The New Levant

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Cars line the road on September 29, 2021, after the Jaber border crossing with Syria was reopened. There has been some recent media speculation concerning the idea of a “New Levant;” or a new dawn in relations between select Levantine countries, writes Jordan News columnist Nasser bin Nasser. (Photo: AFP)
There has been some recent media speculation concerning the idea of a “New Levant;” a new dawn in relations between the Levantine grouping of countries that are Jordan, Iraq, Syria, and Lebanon, in addition to Egypt. This speculation can be traced to a number of developments over the past year, developments in which Jordan has figured quite centrally. اضافة اعلان

Firstly, there was a significant warming of ties between Jordan, Iraq, and Egypt during a period that witnessed three trilateral summits that brought together the leaders of the three countries. This was followed by an Iraqi Neighboring Countries Conference that Jordan wholeheartedly endorsed and supported. 

Secondly, there was a thaw in relations between Jordan and Syria after a prolonged period characterized by tension, which witnessed the reopening of the Jaber border crossing, the first public meetings between Jordanian and Syrian officials in a decade, and a telephone call between the leaders of the two countries — also believed to be the first in a decade. 

Lastly, there was an agreement amongst the countries to come to Lebanon’s aid through a plan that would deliver Egyptian gas and Jordanian electricity to Lebanon via a route through Syria. There was never a formal announcement of a New Levant project by any of these governments. The term first appeared after political observers sensed that plans of the sort were afoot.

The contours of what the New Levant could look like are already taking shape and it seems like the centerpiece will be electricity and energy cooperation. This could be followed by cooperation on water, trade, and investment, which would be particularly rewarding — and of course important — when it comes to the reconstruction of Syria. The role that this type of cooperation and interdependence can play in fostering stability and economic development in the Levant shouldn’t be underestimated.

The New Levant project, in its current format, is drastically different from previous versions that have appeared in the past century, such as the Greater Syria and the Fertile Crescent projects, which were more politically-driven. Interestingly, both of those projects had Hashemite-origins and sought to unify Arab countries after the Sykes-Picot agreement, which had effectively killed the vision of unity that the Arab Revolt sought to advance.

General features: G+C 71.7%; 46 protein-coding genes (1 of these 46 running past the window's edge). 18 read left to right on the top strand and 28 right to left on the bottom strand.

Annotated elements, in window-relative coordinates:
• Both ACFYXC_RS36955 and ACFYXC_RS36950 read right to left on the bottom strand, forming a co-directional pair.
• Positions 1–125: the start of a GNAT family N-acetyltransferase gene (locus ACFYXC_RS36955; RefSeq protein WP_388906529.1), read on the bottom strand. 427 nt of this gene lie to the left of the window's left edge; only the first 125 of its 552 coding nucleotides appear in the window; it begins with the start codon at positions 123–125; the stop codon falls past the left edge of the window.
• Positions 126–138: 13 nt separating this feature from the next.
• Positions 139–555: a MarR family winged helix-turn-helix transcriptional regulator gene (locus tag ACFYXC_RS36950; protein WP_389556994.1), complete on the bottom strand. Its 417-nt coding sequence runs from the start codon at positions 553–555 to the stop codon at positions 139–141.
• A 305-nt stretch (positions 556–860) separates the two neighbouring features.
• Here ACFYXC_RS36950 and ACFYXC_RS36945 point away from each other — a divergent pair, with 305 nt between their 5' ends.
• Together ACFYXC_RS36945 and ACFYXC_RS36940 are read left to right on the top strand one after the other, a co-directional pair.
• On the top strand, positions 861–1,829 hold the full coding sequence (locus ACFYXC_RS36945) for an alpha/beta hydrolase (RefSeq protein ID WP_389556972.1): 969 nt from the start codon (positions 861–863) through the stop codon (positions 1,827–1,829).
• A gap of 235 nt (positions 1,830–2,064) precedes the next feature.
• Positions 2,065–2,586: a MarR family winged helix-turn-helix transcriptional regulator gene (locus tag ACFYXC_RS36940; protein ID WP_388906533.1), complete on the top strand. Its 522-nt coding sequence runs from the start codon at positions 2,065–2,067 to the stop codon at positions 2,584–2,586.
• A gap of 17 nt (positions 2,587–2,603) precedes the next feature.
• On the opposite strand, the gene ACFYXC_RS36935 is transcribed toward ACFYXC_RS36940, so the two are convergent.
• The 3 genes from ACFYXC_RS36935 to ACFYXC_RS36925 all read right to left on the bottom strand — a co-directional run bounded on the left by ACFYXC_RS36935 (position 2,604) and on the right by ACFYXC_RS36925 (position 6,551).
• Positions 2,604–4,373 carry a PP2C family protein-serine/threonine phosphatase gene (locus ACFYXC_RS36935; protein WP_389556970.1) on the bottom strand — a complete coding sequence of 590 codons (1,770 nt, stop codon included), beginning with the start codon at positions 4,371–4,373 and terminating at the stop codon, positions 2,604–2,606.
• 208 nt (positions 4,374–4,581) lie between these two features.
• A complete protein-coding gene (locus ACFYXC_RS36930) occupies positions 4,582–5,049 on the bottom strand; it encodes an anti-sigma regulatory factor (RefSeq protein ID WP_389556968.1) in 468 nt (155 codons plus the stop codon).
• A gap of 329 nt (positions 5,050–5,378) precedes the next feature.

The New Levant may seem Jordanian-driven but it has no single or clear author. Furthermore, there are no misconceptions regarding the sovereignty of each country involved in the project, nor does the project seem to have any center of gravity given its purely economic rationale.

Despite the progress being made, the New Levant is far from a realization and there are numerous potential obstacles standing in its way, both internal factors amongst countries involved and external factors. For one, both Iraq and Lebanon are facing a period of political uncertainty that could hinder the project altogether. Fear and uncertainty regarding Iraq’s recent election outcome and government formation may lead to a prolonged political stalemate or worse. 

Likewise, lack of political progress in Lebanon and worsening economic conditions could throw the country further into disarray. For Syria, the country’s transmission infrastructure is likely to be degraded and needs serious rebuilding before electricity connectivity with Jordan and Lebanon can occur.

For Jordan, the government’s ability to overcome the bureaucratic red tape needed to facilitate cooperation and trade and effectively manage these kinds of economic partnerships could also be a major hindrance.   

Despite its purely economic purposes, external actors on the periphery of the Levant may be unnerved by this project and see it within the prism of past politics. Iran could work to prevent Iraq and Syria from warming up to its Arab partners. For their part, Israel may also look at such a grouping unfavorably.

It is also unclear how the GCC would view such a partnership on their northern borders. Viewing the New Levant through a zero-sum game misses the point; a project of this sort would only serve to improve security and stability in the broader region for everyone, not undermine it.

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